Sustainability—climate change and historic preservation


The New York headquarters of the United Nations, completed in 1952, was designed by renowned Brazilian architect Oscar Neimeyer with an international design board comprising a literal who’s who of mid-century modern architecture. The resulting iconic structural complex and looms large on the east side of Manhattan Island.

As the building reached 50 years old, plans were developed to renovate the structure in an environmentally sustainable manner. In the previous 20+ years, the preservation of historic structures through renovation, adaptive reuse, tax credits and other means has become a popular way to preserve the historic character, style, and scale of neighborhoods and serve as a catalyst for economic development, particularly in inner city neighborhoods that had largely become run-down and even deserted.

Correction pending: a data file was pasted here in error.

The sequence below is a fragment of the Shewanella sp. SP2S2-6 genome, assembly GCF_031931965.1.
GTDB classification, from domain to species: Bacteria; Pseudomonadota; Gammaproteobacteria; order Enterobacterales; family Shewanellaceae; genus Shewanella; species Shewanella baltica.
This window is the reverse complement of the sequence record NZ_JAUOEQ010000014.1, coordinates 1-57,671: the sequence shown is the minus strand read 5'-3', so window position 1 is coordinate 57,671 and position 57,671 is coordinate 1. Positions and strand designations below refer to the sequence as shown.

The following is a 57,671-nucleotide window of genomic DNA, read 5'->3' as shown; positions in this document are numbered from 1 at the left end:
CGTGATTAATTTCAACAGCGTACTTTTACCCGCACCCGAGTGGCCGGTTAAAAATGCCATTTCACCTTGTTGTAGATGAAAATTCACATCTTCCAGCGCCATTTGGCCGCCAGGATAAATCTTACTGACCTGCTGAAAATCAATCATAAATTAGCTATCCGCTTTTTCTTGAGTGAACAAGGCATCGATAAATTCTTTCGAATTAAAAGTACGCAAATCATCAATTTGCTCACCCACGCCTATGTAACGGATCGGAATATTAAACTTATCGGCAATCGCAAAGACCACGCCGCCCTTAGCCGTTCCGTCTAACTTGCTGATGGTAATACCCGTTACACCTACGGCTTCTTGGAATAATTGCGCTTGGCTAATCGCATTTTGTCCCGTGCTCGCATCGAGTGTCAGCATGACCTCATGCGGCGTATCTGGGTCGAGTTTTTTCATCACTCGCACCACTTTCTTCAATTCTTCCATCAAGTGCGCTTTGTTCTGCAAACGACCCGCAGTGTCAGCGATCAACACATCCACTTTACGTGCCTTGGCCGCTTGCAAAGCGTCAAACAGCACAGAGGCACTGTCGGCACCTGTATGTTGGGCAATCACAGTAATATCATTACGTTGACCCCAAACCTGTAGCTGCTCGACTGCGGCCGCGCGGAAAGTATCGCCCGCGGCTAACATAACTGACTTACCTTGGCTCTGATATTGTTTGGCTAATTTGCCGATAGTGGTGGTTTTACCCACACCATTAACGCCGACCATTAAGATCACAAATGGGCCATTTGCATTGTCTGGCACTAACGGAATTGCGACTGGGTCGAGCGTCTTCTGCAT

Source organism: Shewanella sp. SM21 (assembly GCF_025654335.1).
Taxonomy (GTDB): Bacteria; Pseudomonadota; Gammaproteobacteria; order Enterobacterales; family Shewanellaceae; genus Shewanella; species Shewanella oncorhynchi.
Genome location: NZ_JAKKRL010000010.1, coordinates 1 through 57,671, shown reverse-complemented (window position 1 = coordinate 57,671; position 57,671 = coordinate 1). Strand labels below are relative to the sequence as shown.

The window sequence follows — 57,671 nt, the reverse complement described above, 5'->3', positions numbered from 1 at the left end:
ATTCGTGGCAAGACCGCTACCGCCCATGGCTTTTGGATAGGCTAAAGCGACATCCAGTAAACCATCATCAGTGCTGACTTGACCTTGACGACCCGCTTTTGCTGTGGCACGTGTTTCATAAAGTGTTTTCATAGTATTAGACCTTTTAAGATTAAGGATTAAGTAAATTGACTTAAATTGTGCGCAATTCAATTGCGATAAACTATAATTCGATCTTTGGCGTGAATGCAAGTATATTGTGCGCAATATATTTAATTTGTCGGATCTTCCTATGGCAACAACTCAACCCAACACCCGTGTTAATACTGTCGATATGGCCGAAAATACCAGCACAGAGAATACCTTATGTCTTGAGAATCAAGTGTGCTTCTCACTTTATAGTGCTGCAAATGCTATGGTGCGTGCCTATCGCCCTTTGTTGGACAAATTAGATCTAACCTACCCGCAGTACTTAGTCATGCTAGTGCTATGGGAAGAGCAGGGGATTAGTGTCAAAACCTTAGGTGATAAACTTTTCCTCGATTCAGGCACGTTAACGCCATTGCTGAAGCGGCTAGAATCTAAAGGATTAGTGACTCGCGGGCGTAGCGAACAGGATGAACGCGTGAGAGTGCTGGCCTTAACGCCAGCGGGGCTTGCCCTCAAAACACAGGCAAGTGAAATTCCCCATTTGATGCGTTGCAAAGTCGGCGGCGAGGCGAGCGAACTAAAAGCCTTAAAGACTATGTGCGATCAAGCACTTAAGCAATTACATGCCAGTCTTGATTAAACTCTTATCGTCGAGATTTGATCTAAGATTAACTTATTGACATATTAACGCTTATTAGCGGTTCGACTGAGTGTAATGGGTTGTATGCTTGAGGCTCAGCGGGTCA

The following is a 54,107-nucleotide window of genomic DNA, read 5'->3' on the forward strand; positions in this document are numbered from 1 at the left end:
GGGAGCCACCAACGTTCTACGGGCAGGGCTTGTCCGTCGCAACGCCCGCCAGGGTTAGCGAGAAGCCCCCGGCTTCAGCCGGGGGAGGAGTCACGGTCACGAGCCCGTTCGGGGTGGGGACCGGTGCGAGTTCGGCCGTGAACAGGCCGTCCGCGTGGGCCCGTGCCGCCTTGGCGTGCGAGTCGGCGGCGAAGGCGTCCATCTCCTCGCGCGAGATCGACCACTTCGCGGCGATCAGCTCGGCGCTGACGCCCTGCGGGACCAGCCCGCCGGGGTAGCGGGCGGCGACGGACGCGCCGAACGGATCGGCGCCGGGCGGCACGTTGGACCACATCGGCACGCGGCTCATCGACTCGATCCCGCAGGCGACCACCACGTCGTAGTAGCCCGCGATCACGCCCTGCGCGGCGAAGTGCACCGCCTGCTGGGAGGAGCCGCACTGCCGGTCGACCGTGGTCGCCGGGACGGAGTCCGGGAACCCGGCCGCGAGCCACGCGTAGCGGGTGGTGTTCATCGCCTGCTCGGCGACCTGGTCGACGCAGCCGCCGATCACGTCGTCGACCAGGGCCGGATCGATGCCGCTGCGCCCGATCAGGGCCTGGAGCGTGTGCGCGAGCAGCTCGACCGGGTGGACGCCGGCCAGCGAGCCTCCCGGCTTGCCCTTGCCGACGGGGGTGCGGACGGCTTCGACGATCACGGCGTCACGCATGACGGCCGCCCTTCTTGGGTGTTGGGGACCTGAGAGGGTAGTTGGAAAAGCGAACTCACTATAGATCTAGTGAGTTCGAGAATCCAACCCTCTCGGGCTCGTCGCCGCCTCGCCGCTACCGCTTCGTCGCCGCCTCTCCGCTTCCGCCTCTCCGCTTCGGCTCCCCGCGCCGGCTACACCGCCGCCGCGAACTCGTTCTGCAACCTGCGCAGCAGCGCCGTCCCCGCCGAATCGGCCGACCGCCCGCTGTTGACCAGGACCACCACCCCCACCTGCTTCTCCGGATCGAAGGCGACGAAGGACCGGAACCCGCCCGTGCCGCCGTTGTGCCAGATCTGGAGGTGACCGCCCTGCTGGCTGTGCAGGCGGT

Now the popularity of mid-century modern architecture and the many campaigns to save prime architectural examples has been combined with sustainability goals built around the issue of climate change. When the UN renovation project was completed in 2015, a study commissioned by the UN supports the idea that historic preservation can be an effective tool to help reduce our global carbon footprint.

Read

Study Reinforces Carbon Benefit of Renovation

By James Wilson

Building Green

May 25, 2017

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